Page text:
Research: Chewing more, eating slower affect perceived fullness

By Maggie Hennessy

- Last updated on GMT

Research: Chewing more, eating slower affect perceived fullness

Related tags: Food

The idea that eating slowly impacts food intake is nothing new, nor is the role of food texture in energy intake. 

But new research suggests that keeping food in the mouth for longer periods (through smaller bites, more chewing, slower eating rate and longer meal duration) may reduce overall meal size and improve satiety responses.

For the analysis, P.S. Hogenkamp and H.B. Schiöth at the University of Uppsula in Uppsula, Sweden, pooled the results of 33 experiments that investigated the impact of changes in bite size, number of chews, and texture (viscosity and hardness), as well as changes in eating rate (grams or kcals consumed per minute) on food intake to determine the effects on satiation and perceived fullness, or satiety.  

To account for variances across foods and individuals, the selected experiments incorporated foods eaten on varying levels of oral processing time and intensity (low versus high), due to large versus small bite size, high versus low total number of chews, and liquid versus semi-solid textures. The experiments also incorporated eating rates (quick versus slow) and overall meal duration (short versus long).

Effects observed on satiation and satiety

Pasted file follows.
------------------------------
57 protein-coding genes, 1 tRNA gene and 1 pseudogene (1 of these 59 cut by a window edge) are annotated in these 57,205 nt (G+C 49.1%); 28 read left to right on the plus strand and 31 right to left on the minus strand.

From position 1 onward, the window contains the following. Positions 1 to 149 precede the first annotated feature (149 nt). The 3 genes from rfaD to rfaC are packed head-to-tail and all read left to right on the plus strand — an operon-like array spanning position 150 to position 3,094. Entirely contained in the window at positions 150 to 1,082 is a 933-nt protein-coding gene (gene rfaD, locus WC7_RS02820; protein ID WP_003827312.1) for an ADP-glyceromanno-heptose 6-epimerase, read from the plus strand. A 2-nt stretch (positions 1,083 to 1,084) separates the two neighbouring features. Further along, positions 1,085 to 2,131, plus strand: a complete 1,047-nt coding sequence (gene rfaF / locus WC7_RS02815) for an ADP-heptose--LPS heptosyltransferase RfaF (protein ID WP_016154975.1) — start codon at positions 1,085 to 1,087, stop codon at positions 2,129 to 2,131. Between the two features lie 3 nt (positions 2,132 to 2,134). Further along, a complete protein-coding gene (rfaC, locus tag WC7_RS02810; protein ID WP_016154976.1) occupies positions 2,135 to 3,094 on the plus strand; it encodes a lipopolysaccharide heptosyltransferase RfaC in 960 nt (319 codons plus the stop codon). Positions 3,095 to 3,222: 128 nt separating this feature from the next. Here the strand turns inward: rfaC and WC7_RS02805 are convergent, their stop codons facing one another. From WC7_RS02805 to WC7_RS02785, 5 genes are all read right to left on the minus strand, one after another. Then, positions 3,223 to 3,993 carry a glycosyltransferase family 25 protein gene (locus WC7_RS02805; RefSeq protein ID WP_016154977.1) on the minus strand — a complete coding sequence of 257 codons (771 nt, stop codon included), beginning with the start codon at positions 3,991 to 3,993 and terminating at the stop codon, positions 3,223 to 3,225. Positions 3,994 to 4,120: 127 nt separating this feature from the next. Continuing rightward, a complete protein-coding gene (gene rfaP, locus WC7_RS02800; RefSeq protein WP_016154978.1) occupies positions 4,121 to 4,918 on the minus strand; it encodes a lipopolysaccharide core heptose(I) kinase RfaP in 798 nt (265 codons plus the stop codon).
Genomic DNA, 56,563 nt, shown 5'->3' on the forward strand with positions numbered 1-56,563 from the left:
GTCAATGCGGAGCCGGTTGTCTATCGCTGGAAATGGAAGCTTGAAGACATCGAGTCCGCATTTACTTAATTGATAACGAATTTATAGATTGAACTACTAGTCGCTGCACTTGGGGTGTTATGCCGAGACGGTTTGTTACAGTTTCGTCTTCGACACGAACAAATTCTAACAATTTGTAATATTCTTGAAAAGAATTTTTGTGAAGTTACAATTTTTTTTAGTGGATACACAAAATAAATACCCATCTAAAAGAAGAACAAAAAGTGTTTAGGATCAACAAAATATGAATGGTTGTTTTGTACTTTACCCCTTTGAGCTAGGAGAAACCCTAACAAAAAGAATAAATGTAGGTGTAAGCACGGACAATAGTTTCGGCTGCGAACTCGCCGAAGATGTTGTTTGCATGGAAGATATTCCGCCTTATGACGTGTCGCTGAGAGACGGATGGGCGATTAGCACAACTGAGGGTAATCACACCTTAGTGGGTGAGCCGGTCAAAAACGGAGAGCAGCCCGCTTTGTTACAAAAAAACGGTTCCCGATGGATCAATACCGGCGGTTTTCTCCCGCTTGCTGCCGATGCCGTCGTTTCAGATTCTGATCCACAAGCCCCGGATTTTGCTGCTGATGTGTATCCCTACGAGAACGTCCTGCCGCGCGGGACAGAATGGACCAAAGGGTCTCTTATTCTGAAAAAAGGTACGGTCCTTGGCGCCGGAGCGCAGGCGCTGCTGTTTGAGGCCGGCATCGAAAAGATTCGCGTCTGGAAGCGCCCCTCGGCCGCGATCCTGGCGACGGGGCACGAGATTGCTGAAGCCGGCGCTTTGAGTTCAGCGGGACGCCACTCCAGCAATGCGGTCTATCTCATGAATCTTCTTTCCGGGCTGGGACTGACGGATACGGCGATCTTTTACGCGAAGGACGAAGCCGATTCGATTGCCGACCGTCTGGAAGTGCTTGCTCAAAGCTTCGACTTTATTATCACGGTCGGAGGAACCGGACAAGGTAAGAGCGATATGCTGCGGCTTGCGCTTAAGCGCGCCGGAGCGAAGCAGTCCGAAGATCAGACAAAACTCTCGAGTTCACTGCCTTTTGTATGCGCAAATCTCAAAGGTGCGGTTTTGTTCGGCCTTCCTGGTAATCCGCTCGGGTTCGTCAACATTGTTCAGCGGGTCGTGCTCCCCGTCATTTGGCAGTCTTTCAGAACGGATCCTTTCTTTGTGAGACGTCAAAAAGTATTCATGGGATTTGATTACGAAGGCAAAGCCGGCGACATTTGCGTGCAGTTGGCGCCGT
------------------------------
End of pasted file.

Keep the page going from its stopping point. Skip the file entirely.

Based on the results of 17 experiments on adult subjects, 12 saw a decrease in ad libitum​ intake, or satiation, when foods were eaten with small bite sizes or a higher number of chews, or when eating semi-solid foods compared with iso-caloric liquid foods. A lower eating rate also resulted in lower meal size compared with higher eating rate. 

Perceived satiety, on the other hand proved slightly murkier. Results from an additional 16 experiments (also on adults) showed that increasing the number of chews or consuming foods with higher viscosity increased perceived fullness in some, while differences in eating rates didn’t consistently affect perceived satiety. Responses of hormones associated with satiety were also inconsistent, yet overall, the authors concluded that increased oral processing time also increased satiety-related hormone responses.

Overall, the authors concluded that “all aspects of oral processing and eating rate can be an effective strategy to impact satiation and perceived fullness,”​ which, in turn, could have major implications for the food manufacturing industry as well as efforts to combat obesity. 

Potential for lasting benefits

“It has been observed that bite sizes change with hardness of the food, with larger typical bite sizes for softer foods, and that bite sizes may increase with portion size,” ​the authors wrote. “The food industry may consider determinants of oral processing time in their product development and packaging design to contribute to the control of food intake.”

Furthermore, he authors found that slowing down the normal eating rate could help control energy balance and meal size, making it a potentially “useful therapy to include in programs aimed on reducing obesity.”​ As individuals become familiar with their own oral processing behaviors, they may be able to use this knowledge as a strategy to improve control over their food intake.

“Future research should be aimed on further understanding of the factors that may interact with bite size, chewing, eating rate and texture to promote a reduced food intake on the long term,” ​the authors concluded. 

Source​: Trends in Food Science & Technology

“Effect of oral processing behavior on food intake and satiety,”
Trends in Food Science & Technology ​(2013), doi: 10.1016/j.tifs.2013.08.010.

Authors​: Hogenkamp, P.S., Schiöth, H.B.

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